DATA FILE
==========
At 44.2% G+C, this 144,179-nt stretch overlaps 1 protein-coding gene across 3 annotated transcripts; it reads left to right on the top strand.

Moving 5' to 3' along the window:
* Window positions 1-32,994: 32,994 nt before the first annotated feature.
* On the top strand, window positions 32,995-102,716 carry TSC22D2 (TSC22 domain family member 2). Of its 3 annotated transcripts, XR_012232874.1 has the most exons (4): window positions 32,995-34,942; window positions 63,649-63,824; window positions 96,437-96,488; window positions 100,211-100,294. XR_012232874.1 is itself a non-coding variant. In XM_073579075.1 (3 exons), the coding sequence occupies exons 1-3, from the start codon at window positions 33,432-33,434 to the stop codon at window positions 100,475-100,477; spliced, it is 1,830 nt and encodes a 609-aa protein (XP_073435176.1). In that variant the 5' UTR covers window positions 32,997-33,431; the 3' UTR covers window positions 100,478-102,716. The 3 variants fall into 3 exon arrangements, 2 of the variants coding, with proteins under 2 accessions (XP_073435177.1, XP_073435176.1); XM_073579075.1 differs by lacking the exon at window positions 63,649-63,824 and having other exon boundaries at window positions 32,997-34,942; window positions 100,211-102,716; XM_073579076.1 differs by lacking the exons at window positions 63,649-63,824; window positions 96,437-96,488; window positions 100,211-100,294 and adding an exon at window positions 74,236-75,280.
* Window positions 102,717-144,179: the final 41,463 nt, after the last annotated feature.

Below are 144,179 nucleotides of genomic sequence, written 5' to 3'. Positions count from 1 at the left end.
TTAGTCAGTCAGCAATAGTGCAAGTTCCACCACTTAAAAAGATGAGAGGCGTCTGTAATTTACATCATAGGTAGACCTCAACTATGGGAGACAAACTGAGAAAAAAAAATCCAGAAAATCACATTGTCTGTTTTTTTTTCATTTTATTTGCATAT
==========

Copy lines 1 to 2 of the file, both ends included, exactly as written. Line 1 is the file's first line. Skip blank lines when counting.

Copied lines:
At 44.2% G+C, this 144,179-nt stretch overlaps 1 protein-coding gene across 3 annotated transcripts; it reads left to right on the top strand.

Moving 5' to 3' along the window: